It’s a line from a Leonard Cohen song about the apocalyptic future, but quite frankly it also describes this largely unrelated bunch of links (not to mention my headspace at the moment!).
First off, I think these “hyperphotos” by Jean Francois Rauzier are quite interesting: the best way to describe them might be as hyperreal landscapes. They remind me of a dream I used to have about an infinitely deep tunnel surrounded by balconies, and (fittingly) look like something straight out of “Inception.” Rauzier has taken real photos of buildings and used the replicating and compositing tools of photoshop to turn his images into impossibly complex cities. Thanks to this blog for the link.
In a similar vein, I stumbled across this collection of drawings by Hugh Ferriss, an architectural “delineator” from the 1920s whose sketches have influenced everything from Batman to Blade Runner. The futuristic, “noir” cityscapes are breathtaking, and somehow are both idealistic and terrifying in their immensity.
Speaking of dystopic societies and the apocalypse, I enjoyed this Yahoo! News article about the planet Nibiru which according to some is supposedly going to collide with our own. (Sounds like an Immanuel Velikovsky revival is impending.) And while I’m on the topic of fringe science, it’s a small leap to spurious Christian history, so here is a link to a surprisingly thoughtful article on fictitious Christian monarch Prester John by Andy Crouch’s friend Nate Barksdale. Well-written, and of course on a fascinating topic – a myth that impelled European travelers to the ends of the earth in search of a utopian kingdom. Here’s a small excerpt:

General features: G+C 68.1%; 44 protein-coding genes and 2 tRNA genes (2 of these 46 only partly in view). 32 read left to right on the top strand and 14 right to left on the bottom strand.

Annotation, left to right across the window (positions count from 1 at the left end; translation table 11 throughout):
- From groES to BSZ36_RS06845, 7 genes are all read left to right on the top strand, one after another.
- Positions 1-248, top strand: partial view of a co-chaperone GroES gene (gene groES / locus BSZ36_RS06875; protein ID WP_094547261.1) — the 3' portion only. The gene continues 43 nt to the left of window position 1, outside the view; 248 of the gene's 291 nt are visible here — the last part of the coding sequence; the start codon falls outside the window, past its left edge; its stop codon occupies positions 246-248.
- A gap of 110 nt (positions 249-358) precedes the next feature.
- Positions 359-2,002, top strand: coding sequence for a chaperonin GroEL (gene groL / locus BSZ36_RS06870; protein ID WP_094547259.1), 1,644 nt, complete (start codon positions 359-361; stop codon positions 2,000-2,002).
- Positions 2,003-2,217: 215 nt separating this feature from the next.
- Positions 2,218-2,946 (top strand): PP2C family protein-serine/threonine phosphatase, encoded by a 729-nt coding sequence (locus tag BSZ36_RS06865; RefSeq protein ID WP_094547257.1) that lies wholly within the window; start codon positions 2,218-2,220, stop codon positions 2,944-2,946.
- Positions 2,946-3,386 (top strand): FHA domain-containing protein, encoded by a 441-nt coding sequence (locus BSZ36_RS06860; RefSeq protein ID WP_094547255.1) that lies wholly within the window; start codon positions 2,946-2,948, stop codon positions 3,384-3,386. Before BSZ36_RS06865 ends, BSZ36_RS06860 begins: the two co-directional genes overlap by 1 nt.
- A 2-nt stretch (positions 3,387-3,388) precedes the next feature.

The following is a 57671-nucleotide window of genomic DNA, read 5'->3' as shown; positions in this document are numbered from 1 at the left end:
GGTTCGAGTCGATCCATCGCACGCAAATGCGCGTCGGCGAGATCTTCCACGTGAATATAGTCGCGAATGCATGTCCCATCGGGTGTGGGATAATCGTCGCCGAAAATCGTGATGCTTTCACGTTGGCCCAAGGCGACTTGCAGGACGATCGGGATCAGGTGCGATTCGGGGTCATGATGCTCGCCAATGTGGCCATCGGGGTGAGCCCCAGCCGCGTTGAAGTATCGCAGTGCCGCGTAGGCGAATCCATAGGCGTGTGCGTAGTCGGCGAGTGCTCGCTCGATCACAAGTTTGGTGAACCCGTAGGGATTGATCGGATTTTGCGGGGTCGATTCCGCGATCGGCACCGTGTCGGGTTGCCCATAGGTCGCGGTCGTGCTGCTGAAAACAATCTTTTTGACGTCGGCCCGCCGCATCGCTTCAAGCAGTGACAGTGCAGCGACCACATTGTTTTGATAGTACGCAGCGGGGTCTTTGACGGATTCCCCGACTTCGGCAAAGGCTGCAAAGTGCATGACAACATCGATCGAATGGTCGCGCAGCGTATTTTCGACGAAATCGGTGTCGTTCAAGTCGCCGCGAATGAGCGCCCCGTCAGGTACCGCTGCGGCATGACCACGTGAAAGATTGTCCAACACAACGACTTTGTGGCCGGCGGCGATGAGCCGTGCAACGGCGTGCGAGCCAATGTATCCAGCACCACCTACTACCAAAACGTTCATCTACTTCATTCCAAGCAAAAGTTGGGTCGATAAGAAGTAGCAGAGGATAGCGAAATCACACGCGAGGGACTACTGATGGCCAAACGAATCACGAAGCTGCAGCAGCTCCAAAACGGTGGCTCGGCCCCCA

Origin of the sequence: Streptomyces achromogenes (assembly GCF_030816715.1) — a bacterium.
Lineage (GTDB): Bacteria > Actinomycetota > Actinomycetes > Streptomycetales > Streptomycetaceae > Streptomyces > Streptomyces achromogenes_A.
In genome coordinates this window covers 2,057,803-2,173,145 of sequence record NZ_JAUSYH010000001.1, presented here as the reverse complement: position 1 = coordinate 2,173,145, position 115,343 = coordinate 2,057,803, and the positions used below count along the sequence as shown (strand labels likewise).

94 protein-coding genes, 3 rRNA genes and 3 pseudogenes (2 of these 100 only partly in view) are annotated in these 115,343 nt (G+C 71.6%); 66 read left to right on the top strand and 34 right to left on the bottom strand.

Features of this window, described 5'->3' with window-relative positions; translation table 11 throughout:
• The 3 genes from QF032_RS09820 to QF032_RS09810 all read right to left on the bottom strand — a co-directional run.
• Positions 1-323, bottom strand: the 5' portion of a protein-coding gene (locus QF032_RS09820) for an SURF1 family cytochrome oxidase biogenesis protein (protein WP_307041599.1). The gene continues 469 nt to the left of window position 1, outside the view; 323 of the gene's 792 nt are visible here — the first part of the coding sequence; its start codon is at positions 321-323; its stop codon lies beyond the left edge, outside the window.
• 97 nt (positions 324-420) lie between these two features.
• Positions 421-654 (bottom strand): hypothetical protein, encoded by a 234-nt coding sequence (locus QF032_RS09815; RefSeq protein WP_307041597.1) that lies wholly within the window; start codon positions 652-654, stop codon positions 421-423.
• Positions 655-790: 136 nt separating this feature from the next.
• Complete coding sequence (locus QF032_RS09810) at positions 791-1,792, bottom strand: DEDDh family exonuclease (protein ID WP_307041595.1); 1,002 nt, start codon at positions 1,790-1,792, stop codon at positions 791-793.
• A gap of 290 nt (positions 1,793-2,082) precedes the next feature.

As for the kingdom he ruled, it was a storehouse of wonders: elephants, dromedaries, mute griffins, wild oxen, and wild men. There were pygmies, giants, Cyclopes and their wives, not to mention a more or less complete collection of natural resources: emeralds, sapphires, carbuncles, topazes, chrysolites, onyxes, beryls. There was a plant whose very presence in the realm frightened away demons. A spring, which, if you drank from it three times, would keep you 30 years old for the rest of your life. And since it wouldn’t be the East without spices, of course there was lots of pepper.